Commonly Prescribed Medications
FAQs About Antipsychotic Drugs
Antipsychotic medicine is a diverse and complex class of drugs. To provide more information about the history and use of antipsychotic drugs as treatment for various disorders, below are some common questions and answers.
What Are Typical vs. Atypical Antipsychotic Drugs?
Conventional antipsychotic medications, also known as typical or first-generation, were developed in the 1950s and continue to be prescribed today for severe psychosis. The typical antipsychotic drugs listed here are available at PlanetDrugsDirect.com:
While effective, conventional antipsychotic medicine has a high risk of side effects. As a result, a new category of antipsychotic drugs was developed and approved for use in the 1990s. These second-generation medications are known as atypical antipsychotic drugs and are less likely to have the severe side effects of their predecessors:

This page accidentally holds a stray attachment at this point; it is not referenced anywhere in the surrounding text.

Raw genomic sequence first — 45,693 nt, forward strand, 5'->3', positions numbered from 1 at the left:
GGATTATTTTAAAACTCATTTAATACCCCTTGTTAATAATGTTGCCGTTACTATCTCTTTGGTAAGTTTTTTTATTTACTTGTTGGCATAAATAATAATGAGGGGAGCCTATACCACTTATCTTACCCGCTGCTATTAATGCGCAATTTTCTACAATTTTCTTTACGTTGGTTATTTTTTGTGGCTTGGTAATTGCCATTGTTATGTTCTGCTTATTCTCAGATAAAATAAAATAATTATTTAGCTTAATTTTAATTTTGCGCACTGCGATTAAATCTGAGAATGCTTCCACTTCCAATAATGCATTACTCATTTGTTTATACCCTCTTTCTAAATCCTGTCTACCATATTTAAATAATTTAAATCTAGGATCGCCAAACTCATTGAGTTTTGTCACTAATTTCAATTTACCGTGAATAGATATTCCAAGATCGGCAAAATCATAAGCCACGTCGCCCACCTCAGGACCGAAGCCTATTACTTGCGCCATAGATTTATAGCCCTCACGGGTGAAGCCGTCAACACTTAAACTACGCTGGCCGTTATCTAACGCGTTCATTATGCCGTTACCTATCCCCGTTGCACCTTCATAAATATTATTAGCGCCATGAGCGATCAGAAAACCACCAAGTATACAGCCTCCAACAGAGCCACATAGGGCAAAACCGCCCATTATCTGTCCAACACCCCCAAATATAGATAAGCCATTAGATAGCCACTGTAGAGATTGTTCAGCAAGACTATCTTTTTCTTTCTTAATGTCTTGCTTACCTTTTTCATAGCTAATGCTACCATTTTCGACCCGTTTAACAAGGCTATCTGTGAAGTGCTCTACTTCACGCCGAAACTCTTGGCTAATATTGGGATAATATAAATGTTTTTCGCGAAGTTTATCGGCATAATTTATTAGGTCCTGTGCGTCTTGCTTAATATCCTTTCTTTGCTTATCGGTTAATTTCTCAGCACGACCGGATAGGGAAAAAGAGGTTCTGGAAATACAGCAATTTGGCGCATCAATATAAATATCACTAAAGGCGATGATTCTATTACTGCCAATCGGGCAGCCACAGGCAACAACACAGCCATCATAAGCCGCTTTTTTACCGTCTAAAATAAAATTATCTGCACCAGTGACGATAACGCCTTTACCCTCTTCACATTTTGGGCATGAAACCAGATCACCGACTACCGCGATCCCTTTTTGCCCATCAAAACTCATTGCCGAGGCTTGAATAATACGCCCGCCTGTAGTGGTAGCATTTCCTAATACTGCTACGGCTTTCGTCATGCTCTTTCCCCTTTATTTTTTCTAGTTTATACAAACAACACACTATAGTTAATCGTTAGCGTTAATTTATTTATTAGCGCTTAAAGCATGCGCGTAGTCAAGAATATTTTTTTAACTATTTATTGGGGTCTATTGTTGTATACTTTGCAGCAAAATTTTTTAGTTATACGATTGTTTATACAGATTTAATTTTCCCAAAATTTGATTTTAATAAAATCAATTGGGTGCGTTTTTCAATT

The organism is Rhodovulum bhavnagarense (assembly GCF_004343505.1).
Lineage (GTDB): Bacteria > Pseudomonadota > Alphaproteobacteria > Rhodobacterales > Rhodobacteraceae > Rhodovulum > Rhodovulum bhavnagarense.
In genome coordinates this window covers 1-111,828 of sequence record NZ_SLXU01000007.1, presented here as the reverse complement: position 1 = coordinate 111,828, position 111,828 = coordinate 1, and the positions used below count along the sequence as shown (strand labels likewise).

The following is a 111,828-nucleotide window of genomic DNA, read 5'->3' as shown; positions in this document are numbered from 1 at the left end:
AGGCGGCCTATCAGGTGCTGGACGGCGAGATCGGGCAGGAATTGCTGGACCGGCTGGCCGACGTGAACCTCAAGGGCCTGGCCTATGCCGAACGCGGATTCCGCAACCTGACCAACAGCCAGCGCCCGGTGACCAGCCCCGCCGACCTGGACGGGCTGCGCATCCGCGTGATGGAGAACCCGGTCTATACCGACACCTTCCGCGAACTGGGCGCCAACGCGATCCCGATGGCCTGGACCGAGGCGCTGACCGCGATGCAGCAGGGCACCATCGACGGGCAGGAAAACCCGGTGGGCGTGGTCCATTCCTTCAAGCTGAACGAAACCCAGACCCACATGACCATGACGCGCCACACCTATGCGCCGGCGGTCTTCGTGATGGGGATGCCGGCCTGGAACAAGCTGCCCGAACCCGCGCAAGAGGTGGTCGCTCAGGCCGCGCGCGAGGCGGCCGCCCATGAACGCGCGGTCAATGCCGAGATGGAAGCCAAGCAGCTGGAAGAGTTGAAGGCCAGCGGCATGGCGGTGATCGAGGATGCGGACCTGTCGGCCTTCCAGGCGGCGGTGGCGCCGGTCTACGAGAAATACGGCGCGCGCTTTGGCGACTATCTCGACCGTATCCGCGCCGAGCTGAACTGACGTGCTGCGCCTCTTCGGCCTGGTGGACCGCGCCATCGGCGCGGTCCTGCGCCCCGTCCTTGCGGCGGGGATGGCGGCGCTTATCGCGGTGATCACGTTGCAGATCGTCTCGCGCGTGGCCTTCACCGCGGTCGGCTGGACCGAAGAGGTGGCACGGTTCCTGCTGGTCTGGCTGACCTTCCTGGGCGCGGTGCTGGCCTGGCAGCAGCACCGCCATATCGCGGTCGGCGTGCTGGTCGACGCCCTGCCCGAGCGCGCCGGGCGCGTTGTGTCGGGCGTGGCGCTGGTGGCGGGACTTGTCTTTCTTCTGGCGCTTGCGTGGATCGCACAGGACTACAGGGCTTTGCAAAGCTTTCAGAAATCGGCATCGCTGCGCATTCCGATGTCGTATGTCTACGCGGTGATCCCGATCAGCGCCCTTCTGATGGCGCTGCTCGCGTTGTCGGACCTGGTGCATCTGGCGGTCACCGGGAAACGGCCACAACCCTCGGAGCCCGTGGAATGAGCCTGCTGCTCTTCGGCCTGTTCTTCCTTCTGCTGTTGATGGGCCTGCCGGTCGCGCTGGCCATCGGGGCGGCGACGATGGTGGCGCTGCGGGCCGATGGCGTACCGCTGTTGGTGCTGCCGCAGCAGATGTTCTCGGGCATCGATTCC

The newest atypical antipsychotic drugs on the market and available at PlanetDrugsDirect.com are:
What Are the Side Effects of Antipsychotic Drugs?
The side effects of antipsychotic drugs, both conventional and, to a lesser degree, atypical, result from these drugs altering dopamine levels in the brain. Although psychosis symptoms are reduced or removed, so is the brain's ability to control muscle movements. This inability causes one of the more severe side effects of antipsychotic drugs — tardive dyskinesia, or random, involuntary muscle movements typically in the face.
Tardive dyskinesia is known as an extrapyramidal effect. Other extrapyramidal effects include:
Dystonia. Sudden, painful muscle stiffness.
Akathisia. Motor restlessness.
Parkinsonism. Tremors, imbalance, stiffness.
More common side effects of antipsychotic drugs include dry mouth, dizziness, sedation, weight gain and sexual problems.
Why Do Doctors Prescribe Antipsychotic Drugs?
Initially for schizophrenia, there are now many psychiatric conditions that antipsychotic drugs treat, including:
Antipsychotic drugs are commonly combined with mood stabilizers when treating bipolar disorder.